“By understanding how caspase-9, XIAP and Smac interact with each other, we will be able to develop small molecules – drugs – based on these interactions to mimic them and fight cancer, neurodegenerative diseases and other diseases in which apoptosis is involved in the pathologic process,” says Dr. Alnemri. “Our study defines how XIAP blocks caspase-9 activity, a first step in designing and improving the efficacy of new drugs to inhibit or activate caspases.

“Biotech companies are actually using caspases as drug targets to prevent or activate apoptosis,” he says. “You want to activate apoptosis by activating caspases in cancer to kill the cells. In cases of neurodegenerative diseases such as Alzheimer’s and Parkinson’s, and others such as stroke and heart attack, you want to prevent apoptosis by inhibiting caspases.”

Apoptosis is a fundamental biological process vital to cell differentiation and normal development. In human embryos, for example, apoptosis creates fingers from mitt-like hands. It occurs during normal aging and sometimes during irreversible cell injury from radiation and other poisons. Apoptosis has received a great deal of attention in the popular press in recent years when scientists discovered that part of the reason cancer cells grow with out of control is because they lose the ability to die at a preset time. In many cancers, IAP activity abounds. “You want to develop a drug that binds to IAPs in a manner similar to Smac to specifically disrupt the caspase-IAP interaction in cancer cells, activating apoptosis, killing the cancer, for example,” Dr. Alnemri explains.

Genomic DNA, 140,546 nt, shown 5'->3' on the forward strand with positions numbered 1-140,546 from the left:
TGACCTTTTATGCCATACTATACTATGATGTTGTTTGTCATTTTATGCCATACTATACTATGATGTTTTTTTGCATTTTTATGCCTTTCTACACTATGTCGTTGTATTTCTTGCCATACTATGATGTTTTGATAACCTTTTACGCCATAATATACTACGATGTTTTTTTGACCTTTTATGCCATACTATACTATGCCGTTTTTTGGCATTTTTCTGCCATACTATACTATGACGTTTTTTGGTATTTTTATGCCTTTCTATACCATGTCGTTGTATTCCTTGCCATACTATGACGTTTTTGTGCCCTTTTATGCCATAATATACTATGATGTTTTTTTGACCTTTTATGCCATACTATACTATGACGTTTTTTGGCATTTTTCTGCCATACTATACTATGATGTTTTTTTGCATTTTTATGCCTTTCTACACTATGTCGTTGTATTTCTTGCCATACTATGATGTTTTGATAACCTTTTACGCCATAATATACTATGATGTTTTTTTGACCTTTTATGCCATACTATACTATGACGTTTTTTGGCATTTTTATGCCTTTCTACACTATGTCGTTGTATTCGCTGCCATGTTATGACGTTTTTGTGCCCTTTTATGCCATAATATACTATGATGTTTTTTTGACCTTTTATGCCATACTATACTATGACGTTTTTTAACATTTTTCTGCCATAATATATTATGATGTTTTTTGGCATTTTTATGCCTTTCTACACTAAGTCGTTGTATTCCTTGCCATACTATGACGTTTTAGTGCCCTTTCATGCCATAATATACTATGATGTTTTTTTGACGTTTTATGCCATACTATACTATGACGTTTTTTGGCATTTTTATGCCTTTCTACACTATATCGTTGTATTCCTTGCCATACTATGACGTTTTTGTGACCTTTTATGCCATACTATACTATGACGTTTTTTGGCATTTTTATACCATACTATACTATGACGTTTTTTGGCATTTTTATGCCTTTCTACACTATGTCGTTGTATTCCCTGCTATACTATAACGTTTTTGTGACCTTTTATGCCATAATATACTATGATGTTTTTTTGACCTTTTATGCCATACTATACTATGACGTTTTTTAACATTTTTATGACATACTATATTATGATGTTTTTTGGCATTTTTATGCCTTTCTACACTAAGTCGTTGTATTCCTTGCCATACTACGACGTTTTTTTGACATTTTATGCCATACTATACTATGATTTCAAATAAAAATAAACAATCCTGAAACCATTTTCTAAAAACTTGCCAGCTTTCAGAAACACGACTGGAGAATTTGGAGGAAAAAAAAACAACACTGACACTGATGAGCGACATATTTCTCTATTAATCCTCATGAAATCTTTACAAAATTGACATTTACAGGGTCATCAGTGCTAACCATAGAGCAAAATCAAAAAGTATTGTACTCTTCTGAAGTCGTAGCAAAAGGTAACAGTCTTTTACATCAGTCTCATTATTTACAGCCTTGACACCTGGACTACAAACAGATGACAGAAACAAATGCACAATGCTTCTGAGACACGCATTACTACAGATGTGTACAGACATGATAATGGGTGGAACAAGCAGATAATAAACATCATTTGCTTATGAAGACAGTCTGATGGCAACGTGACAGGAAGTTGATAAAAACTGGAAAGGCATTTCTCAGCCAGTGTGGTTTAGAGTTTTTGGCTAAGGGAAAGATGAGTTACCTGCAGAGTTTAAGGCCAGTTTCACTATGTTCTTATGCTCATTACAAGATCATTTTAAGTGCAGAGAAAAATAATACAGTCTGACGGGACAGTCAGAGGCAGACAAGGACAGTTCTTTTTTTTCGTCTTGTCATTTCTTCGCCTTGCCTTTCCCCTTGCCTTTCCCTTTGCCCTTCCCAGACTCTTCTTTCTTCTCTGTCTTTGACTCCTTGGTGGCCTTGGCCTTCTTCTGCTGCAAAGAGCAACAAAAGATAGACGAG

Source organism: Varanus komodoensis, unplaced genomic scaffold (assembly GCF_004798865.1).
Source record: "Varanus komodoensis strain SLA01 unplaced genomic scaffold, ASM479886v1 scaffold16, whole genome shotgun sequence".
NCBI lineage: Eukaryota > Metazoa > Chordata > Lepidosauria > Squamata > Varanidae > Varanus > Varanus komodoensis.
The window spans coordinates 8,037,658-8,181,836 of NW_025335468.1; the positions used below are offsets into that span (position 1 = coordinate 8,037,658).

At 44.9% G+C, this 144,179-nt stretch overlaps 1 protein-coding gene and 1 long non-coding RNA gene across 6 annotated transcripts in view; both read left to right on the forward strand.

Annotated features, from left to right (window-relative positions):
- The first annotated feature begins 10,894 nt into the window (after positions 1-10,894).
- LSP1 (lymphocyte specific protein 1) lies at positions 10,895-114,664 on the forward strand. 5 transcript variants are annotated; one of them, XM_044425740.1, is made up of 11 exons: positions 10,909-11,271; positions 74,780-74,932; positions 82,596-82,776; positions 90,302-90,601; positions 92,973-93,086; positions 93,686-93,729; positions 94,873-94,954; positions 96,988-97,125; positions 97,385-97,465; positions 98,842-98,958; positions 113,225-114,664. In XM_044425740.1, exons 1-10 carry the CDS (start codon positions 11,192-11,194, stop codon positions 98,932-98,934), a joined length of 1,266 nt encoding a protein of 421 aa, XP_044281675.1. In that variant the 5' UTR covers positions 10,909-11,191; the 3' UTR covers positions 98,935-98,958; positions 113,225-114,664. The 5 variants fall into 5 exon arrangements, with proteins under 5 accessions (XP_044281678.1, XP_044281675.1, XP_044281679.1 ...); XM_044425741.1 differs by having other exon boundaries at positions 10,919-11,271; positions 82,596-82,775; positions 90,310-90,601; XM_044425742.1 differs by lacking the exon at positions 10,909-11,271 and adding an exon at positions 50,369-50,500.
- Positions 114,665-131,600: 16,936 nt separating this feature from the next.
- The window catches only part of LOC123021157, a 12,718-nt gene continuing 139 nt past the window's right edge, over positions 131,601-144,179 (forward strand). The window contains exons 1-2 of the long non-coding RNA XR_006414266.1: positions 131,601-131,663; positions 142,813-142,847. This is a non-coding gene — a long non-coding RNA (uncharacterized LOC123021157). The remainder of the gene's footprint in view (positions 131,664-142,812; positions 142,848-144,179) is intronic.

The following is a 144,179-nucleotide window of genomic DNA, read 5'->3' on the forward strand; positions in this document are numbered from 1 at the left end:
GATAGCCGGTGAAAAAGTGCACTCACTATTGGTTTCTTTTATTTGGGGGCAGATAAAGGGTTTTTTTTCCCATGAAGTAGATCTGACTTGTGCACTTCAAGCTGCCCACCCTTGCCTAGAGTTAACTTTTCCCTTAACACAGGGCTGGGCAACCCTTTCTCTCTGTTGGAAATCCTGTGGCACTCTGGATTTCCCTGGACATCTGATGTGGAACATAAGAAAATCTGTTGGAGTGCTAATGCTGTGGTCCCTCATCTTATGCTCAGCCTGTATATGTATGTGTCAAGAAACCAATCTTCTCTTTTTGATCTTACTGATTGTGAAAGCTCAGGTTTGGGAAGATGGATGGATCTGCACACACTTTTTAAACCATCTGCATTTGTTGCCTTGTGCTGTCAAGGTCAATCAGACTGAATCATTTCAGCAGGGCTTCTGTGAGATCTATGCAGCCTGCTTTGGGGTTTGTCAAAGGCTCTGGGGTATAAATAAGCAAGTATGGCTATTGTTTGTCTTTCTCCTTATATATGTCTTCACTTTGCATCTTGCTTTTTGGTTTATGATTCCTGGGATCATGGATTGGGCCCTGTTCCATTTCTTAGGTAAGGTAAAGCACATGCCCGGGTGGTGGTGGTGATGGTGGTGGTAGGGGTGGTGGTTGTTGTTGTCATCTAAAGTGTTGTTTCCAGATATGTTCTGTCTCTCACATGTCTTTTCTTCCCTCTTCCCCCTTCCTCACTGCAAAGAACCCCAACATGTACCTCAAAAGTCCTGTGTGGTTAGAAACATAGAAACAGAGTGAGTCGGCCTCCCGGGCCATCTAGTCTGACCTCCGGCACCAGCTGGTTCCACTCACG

One company, IDUN Pharmaceuticals in San Diego, which also supports Dr. Alnemri’s research, has already begun conducting clinical trials with synthetic compounds it developed to inhibit caspases. It is also studying their use in treating heart attacks. In a heart attack, ischemia – a lack of blood flow and oxygen to the heart – results in heart muscle cells dying. Injecting IAPs within a few hours may help prevent apoptosis and heart muscle cell death, reducing heart damage. The National Institute of Aging funded the research.


Story Source:

The above story is based on materials provided by Jefferson Medical College. Note: Materials may be edited for content and length.


Cite This Page:

Jefferson Medical College. "Jefferson Scientists Detail Key Molecular Pathway And Potential Drug Targets Against Cancer, Alzheimer’s And Parkinson’s Diseases." ScienceDaily. ScienceDaily, 6 March 2001. <www.sciencedaily.com/releases/2001/03/010301073418.htm>.
Jefferson Medical College. (2001, March 6). Jefferson Scientists Detail Key Molecular Pathway And Potential Drug Targets Against Cancer, Alzheimer’s And Parkinson’s Diseases. ScienceDaily. Retrieved July 28, 2014 from www.sciencedaily.com/releases/2001/03/010301073418.htm
Jefferson Medical College. "Jefferson Scientists Detail Key Molecular Pathway And Potential Drug Targets Against Cancer, Alzheimer’s And Parkinson’s Diseases." ScienceDaily. www.sciencedaily.com/releases/2001/03/010301073418.htm (accessed July 28, 2014).